Digital remake of brilliant board game best for Catan vets.
No reviews yet.Add your rating
Based on 1 review
Common Sense is a nonprofit organization. Your purchase helps us remain independent and ad-free.
Did we miss something on diversity?
Research shows a connection between kids' healthy self-esteem and positive portrayals in media. That's why we've added a new "Diverse Representations" section to our reviews that will be rolling out on an ongoing basis. You can help us help kids by suggesting a diversity update.
Suggest an Update
A Lot or a Little?
The parents' guide to what's in this game.
What Parents Need to Know
Parents need to know that Play Catan is a somewhat complex online multiplayer video game based on the popular turn-based strategy board game Settlers of Catan. While the online version of the game lacks the same amount of socializing that happens around the board game (especially in single player mode), kids get access to tutorials, and can more easily find people to play with from around the world. Play Catan requires more strategic thinking than a typical board game and it calls for both cooperation and competition, which may leave new players frustrated as things turn more competitive near the end of the game and players hoard resources. The out of date matchmaking interface makes joining and hosting games confusing, and the in-game interface shows its age too. The iOS app is a better digital experience, but the board game remains the gold standard.
There aren't any reviews yet. Be the first to review this title.
What’s It About?
In PLAY CATAN, players compete to govern a recently settled island by building up cities, roads, and settlements on the resource tiles that make up the game's map. Each newly built item adds to a player's total Victory Points, and the first player to 10 points wins. On each turn, a player rolls the dice. The number that gets rolled determines -- based on settled tiles -- which players receive resources. Players need to position themselves strategically on the board so they can get the most resources each turn, and must also trade with one another to try and gain an economic and strategic advantage.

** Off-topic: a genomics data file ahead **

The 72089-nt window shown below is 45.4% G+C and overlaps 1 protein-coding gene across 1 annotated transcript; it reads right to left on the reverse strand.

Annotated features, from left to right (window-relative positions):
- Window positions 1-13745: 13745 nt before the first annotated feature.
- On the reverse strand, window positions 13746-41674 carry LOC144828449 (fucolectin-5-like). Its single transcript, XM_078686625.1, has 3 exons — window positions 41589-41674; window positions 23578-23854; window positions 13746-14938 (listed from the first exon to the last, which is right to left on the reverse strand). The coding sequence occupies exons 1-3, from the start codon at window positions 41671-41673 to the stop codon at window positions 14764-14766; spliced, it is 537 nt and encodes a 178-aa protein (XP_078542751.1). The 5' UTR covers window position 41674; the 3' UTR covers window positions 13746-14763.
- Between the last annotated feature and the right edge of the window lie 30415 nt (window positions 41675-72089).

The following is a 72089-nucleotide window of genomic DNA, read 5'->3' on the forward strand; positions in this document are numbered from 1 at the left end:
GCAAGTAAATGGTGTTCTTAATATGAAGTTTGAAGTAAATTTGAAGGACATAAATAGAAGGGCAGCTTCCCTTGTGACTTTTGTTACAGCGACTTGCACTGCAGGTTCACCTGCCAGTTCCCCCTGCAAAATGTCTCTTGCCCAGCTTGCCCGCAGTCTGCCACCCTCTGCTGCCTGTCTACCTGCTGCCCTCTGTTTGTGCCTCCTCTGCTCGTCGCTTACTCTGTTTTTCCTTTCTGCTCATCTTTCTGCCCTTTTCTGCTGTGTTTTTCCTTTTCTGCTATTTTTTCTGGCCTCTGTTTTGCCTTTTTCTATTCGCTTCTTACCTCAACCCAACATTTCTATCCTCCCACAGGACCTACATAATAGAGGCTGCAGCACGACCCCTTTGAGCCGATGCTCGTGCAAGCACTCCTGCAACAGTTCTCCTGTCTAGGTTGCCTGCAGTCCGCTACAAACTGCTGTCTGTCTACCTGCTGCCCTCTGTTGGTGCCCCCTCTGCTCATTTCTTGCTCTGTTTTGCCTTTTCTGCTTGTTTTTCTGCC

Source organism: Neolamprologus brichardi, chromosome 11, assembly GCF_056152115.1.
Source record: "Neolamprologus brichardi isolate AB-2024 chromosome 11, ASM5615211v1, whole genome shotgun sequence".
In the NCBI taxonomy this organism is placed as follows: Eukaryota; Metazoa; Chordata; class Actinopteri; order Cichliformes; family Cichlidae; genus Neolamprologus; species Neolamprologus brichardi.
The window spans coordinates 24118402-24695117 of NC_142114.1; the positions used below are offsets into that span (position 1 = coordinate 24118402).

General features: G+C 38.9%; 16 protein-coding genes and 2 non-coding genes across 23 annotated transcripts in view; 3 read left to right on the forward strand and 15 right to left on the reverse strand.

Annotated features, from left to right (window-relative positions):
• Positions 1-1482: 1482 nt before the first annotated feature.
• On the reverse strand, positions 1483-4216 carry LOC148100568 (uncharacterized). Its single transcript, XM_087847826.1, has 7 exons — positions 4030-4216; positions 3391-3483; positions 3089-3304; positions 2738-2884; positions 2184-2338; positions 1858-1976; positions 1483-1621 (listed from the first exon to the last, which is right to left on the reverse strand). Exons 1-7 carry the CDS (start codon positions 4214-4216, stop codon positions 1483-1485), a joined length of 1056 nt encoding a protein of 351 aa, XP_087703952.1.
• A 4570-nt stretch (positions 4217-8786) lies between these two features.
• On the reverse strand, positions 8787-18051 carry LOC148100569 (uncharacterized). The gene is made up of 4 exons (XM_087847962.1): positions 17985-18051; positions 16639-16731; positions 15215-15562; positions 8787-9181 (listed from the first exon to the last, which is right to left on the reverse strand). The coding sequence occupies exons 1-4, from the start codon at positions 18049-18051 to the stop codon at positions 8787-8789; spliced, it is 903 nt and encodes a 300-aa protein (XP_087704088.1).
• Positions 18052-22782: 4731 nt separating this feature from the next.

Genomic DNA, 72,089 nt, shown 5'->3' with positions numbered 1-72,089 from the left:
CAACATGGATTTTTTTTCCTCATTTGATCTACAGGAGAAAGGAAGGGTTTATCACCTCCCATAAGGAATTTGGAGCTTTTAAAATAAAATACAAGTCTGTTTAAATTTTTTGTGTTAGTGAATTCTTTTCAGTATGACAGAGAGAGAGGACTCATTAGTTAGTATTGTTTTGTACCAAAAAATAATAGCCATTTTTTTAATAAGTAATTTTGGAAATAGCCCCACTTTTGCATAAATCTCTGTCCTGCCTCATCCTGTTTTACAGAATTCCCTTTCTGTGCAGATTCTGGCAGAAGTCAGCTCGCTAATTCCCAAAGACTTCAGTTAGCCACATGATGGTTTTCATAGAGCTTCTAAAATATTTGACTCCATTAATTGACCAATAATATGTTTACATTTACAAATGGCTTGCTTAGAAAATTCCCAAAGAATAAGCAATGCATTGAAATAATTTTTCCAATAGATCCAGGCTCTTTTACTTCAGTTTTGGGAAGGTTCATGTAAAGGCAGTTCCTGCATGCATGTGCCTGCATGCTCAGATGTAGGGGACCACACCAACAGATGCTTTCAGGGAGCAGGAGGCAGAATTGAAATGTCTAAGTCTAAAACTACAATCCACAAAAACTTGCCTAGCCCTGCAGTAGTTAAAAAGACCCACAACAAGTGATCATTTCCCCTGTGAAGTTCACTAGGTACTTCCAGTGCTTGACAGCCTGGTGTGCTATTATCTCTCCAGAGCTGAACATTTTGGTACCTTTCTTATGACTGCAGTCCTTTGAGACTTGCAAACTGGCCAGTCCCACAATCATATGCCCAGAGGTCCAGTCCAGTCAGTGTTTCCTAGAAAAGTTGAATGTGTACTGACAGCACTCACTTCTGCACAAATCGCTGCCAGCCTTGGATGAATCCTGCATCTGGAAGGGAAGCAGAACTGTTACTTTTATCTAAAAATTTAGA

Is It Any Good?
For fans of the original board game, Play Catan can be a fun, if dated, online experience, but it's difficult to learn how to play using the text-heavy and quick-paced online tutorials. A crowded matchmaking and game hosting interface makes it confusing to find the right game for kids and newbies. Consequently, it's better to learn how to play Settlers of Catan using the board game or iOS app. Once kids have a good handle on the game, it'll be fun to jump online and race other players to the top of the resource chain.
Talk to Your Kids About ...
Families can explore the history of settlement in their regions.
Families can discuss how natural resources have aided settlers, colonists, and civilizations, and how resources have been used wisely and unwisely.
Families can explore different types of trade and exchange throughout history and across the world.
Families can discuss why Play Catan includes opportunities for cooperation and competition, and how/why players decide to help each other out or not.
- Platforms: Linux, Mac, PlayStation 3, Windows, Xbox 360
- Subjects: Math: arithmetic, probability, ratio, Social Studies: government, power structures, the economy, Hobbies: board games
- Skills: Thinking & Reasoning: decision-making, strategy, Self-Direction: identifying strengths and weaknesses, working efficiently, Communication: asking questions, listening, Collaboration: cooperation, Responsibility & Ethics: fiscal responsibility, learning from consequences, making wise decisions, respect for others
- Pricing structure: Free ($1.19 day; $2.20 to $5.90/month)
- Available online?: Available online
- Publisher: Catan GmbH
- Release date: October 23, 2009
- Genre: Strategy
- Topics: History
- ESRB rating: E
- Last updated: October 30, 2019
Our Editors Recommend
Sid Meier's Civilization V
Excellent strategy game is educational and accessible.
Exciting but technically flawed city-building simulation.
Total War: Rome II
Compelling war strategy game combines brains with brawn.
Excellent translation of board game, but one player only.
For kids who love Thinking strategically
Common Sense Media's unbiased ratings are created by expert reviewers and aren't influenced by the product's creators or by any of our funders, affiliates, or partners.See how we rate